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Versions: 00 01 02 03 04 05 06 07 08 09 RFC 4719

Network Working Group                               Rahul Aggarwal
Internet Draft                                      Juniper Networks
Expiration Date: November 2006                      W. Mark Townsley
                                                    Maria A. Dos Santos
                                                    Cisco Systems
                                                    Editors
                                                    May 2006

                Transport of Ethernet Frames over L2TPv3

                draft-ietf-l2tpext-pwe3-ethernet-06.txt

Status of this Memo

   By submitting this Internet-Draft, each author represents that any
   applicable patent or other IPR claims of which he or she is aware
   have been or will be disclosed, and any of which he or she becomes
   aware will be disclosed, in accordance with Section 6 of BCP 79.

   Internet-Drafts are working documents of the Internet Engineering
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   Internet-Drafts are draft documents valid for a maximum of six months
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Abstract

   This document describes transport of Ethernet frames over Layer 2
   Tunneling Protocol (L2TPv3). This includes the transport of Ethernet
   port to port frames as well as the transport of Ethernet VLAN frames.
   The mechanism described in this document can be used in the creation
   of Pseudo Wires to transport Ethernet frames over an IP network.









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Contributors

   Following is the complete list of contributors to this document.

   Rahul Aggarwal
   Juniper Networks
   Xipeng Xiao
   Riverstone Networks
   W. Mark Townsley
   Stewart Bryant
   Maria Alice Dos Santos
   Cisco Systems
   Cheng-Yin Lee
   Alcatel
   Tissa Senevirathne
   Consultant
   Mitsuru Higashiyama
   Anritsu Corporation

Table of Contents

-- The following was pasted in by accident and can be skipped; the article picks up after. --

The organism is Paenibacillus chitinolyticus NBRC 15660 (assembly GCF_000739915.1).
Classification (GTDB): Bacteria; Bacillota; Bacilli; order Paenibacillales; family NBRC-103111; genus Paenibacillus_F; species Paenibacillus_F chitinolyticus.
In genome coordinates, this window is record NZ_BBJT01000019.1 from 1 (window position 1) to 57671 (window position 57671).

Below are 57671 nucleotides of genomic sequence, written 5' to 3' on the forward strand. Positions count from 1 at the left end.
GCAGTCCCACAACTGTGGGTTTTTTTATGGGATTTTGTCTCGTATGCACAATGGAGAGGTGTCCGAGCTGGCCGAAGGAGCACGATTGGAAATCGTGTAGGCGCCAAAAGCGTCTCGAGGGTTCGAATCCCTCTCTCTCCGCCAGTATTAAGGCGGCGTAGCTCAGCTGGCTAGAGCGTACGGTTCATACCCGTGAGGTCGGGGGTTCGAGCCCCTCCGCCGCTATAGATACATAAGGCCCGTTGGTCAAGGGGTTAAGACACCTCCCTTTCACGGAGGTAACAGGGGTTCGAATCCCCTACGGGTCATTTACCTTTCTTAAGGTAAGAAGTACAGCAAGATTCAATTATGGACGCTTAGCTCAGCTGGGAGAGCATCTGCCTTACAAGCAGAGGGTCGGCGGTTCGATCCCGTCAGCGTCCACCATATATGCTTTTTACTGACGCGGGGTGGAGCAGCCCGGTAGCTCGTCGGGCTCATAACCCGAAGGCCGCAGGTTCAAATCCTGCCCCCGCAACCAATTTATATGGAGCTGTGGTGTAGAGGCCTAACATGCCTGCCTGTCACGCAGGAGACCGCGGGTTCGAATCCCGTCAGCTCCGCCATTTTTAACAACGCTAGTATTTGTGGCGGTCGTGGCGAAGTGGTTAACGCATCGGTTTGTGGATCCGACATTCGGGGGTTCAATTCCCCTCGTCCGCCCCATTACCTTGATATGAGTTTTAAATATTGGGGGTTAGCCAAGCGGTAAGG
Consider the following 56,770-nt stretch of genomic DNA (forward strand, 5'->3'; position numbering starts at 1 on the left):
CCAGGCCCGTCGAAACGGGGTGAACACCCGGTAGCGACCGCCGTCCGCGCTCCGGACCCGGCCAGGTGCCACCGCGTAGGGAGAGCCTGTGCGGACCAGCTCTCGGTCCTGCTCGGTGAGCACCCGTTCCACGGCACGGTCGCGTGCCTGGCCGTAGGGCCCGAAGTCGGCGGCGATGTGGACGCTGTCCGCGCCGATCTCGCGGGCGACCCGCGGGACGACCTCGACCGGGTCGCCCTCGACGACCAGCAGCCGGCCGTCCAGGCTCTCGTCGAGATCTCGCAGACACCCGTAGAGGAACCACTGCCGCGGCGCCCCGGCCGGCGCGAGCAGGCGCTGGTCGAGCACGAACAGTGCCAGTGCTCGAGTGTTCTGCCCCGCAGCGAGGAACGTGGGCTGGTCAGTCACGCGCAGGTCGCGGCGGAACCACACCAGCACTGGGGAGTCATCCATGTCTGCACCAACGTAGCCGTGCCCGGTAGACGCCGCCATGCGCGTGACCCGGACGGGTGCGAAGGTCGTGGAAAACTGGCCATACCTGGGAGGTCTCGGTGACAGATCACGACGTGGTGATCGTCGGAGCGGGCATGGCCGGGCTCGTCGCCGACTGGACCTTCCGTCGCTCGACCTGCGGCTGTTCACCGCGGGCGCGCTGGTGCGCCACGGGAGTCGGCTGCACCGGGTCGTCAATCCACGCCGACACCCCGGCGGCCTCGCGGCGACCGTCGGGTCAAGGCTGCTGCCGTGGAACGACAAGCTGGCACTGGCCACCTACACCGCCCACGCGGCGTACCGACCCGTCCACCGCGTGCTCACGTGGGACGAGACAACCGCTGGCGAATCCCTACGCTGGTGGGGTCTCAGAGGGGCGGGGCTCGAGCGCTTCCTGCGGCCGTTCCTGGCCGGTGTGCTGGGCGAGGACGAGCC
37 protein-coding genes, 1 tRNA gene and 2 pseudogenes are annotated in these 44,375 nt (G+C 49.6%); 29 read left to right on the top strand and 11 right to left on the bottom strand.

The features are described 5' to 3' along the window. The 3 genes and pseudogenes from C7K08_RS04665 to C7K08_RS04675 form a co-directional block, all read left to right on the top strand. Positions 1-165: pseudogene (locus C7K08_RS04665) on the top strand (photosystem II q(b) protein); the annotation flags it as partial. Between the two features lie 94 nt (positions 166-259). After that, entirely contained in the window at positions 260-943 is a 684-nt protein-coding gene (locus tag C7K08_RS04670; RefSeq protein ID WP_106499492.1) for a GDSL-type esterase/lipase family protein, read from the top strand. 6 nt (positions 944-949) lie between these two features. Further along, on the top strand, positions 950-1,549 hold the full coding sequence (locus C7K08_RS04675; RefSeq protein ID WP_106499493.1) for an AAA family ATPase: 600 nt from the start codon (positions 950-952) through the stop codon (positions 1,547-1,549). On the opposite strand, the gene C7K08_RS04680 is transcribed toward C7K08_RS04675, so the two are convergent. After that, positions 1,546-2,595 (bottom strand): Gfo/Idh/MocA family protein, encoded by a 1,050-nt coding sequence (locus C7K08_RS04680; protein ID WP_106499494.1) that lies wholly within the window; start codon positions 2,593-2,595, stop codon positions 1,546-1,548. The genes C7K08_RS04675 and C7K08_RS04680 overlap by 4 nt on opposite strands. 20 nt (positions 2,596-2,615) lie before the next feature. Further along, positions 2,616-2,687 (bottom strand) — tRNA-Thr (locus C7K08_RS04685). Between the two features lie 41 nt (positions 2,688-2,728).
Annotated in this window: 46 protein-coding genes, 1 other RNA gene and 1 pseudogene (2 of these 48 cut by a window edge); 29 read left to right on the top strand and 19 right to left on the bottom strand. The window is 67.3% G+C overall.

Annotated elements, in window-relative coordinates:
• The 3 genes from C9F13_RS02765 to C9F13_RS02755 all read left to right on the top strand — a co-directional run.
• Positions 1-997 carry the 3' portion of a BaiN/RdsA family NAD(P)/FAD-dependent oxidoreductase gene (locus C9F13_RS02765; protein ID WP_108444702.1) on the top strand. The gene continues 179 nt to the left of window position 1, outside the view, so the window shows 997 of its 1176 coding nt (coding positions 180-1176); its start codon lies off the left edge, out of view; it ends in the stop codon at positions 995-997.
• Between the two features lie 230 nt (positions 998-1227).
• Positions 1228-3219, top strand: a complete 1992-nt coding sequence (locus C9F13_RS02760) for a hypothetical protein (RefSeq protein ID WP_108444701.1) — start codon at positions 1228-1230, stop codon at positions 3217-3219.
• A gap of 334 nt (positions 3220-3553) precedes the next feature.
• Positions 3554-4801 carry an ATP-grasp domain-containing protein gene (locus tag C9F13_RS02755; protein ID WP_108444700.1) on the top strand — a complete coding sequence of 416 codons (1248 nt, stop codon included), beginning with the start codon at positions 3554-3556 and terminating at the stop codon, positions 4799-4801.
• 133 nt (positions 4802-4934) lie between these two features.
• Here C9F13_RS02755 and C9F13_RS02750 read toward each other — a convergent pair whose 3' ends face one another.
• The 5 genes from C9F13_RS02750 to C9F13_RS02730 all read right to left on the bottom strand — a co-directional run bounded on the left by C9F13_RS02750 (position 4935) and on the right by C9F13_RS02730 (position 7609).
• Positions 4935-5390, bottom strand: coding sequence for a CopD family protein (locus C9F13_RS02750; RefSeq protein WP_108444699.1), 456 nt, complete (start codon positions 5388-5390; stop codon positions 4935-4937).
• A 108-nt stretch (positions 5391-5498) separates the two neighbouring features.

Status of this Memo..........................................    1

   1. Introduction..............................................    3
      1.1 Abbreviations.........................................    3
      1.2 Requirements..........................................    3

   2. PW Establishment..........................................    4
      2.1 LCCE-LCCE Control Connection Establishment............    4
      2.2 PW Session Establishment..............................    5
      2.3 PW Session Monitoring.................................    5

   3. Packet Processing.........................................    7
      3.1 Encapsulation.........................................    7
      3.2 Sequencing............................................    7
      3.3 MTU Handling..........................................    7

   4. Applicability Statement...................................    8

   5. Congestion Control........................................    9

   6. Security Considerations...................................   10

   7. IANA Considerations.......................................   10

   8. Acknowledgements..........................................   10




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   9. References................................................   11
      9.1 Normative References..................................   11
      9.2 Informative References................................   11

   10. Author Information.......................................   11


Specification of Requirements

   In this document, several words are used to signify the requirements
   of the specification.  These words are often capitalized.  The key
   words "MUST", "MUST NOT", "REQUIRED", "SHALL", "SHALL NOT", "SHOULD",
   "SHOULD NOT", "RECOMMENDED", "MAY", and "OPTIONAL" in this document
   are to be interpreted as described in [RFC2119].


1. Introduction

   L2TPv3 can be used as a control protocol and for data encapsulation
   to set up Pseudo Wires (PW) for transporting layer 2 Packet Data
   Units across an IP network [RFC3931]. This document describes the
   transport of Ethernet frames over L2TPv3 including the PW
   establishment and data encapsulation.


1.1 Abbreviations


   CE      Customer Edge. (Typically also the L2TPv3 Remote System)